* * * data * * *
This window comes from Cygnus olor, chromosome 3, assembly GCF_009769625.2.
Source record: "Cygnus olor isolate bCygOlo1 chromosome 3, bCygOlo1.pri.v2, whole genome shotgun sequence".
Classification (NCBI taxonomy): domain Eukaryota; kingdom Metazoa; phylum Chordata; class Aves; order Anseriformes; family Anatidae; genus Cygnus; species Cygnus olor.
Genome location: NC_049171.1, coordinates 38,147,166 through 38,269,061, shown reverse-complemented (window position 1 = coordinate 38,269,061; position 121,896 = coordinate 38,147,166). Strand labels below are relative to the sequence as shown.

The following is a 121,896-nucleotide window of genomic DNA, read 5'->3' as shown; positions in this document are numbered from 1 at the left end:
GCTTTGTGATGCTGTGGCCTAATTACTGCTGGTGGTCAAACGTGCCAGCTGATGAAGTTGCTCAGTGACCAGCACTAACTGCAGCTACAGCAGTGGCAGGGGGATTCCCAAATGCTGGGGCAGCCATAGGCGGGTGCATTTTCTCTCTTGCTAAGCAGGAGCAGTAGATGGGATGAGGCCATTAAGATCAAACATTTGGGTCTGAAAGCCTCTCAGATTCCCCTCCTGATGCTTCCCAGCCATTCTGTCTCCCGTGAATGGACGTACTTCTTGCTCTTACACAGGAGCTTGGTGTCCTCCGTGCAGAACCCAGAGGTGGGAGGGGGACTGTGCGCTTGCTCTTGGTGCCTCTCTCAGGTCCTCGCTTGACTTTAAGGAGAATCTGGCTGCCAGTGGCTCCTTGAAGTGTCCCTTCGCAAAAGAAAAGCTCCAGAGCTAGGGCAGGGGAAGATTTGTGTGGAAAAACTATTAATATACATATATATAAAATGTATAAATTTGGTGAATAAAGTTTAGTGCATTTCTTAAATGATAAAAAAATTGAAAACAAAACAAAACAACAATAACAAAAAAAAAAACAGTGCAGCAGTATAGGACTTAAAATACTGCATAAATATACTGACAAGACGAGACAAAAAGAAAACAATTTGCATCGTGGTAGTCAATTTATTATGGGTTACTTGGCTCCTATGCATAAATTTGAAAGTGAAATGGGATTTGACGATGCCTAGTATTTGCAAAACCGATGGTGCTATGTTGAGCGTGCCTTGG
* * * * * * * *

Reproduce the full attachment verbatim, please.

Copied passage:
This window comes from Cygnus olor, chromosome 3, assembly GCF_009769625.2.
Source record: "Cygnus olor isolate bCygOlo1 chromosome 3, bCygOlo1.pri.v2, whole genome shotgun sequence".
Classification (NCBI taxonomy): domain Eukaryota; kingdom Metazoa; phylum Chordata; class Aves; order Anseriformes; family Anatidae; genus Cygnus; species Cygnus olor.
Genome location: NC_049171.1, coordinates 38,147,166 through 38,269,061, shown reverse-complemented (window position 1 = coordinate 38,269,061; position 121,896 = coordinate 38,147,166). Strand labels below are relative to the sequence as shown.

The following is a 121,896-nucleotide window of genomic DNA, read 5'->3' as shown; positions in this document are numbered from 1 at the left end:
GCTTTGTGATGCTGTGGCCTAATTACTGCTGGTGGTCAAACGTGCCAGCTGATGAAGTTGCTCAGTGACCAGCACTAACTGCAGCTACAGCAGTGGCAGGGGGATTCCCAAATGCTGGGGCAGCCATAGGCGGGTGCATTTTCTCTCTTGCTAAGCAGGAGCAGTAGATGGGATGAGGCCATTAAGATCAAACATTTGGGTCTGAAAGCCTCTCAGATTCCCCTCCTGATGCTTCCCAGCCATTCTGTCTCCCGTGAATGGACGTACTTCTTGCTCTTACACAGGAGCTTGGTGTCCTCCGTGCAGAACCCAGAGGTGGGAGGGGGACTGTGCGCTTGCTCTTGGTGCCTCTCTCAGGTCCTCGCTTGACTTTAAGGAGAATCTGGCTGCCAGTGGCTCCTTGAAGTGTCCCTTCGCAAAAGAAAAGCTCCAGAGCTAGGGCAGGGGAAGATTTGTGTGGAAAAACTATTAATATACATATATATAAAATGTATAAATTTGGTGAATAAAGTTTAGTGCATTTCTTAAATGATAAAAAAATTGAAAACAAAACAAAACAACAATAACAAAAAAAAAAACAGTGCAGCAGTATAGGACTTAAAATACTGCATAAATATACTGACAAGACGAGACAAAAAGAAAACAATTTGCATCGTGGTAGTCAATTTATTATGGGTTACTTGGCTCCTATGCATAAATTTGAAAGTGAAATGGGATTTGACGATGCCTAGTATTTGCAAAACCGATGGTGCTATGTTGAGCGTGCCTTGG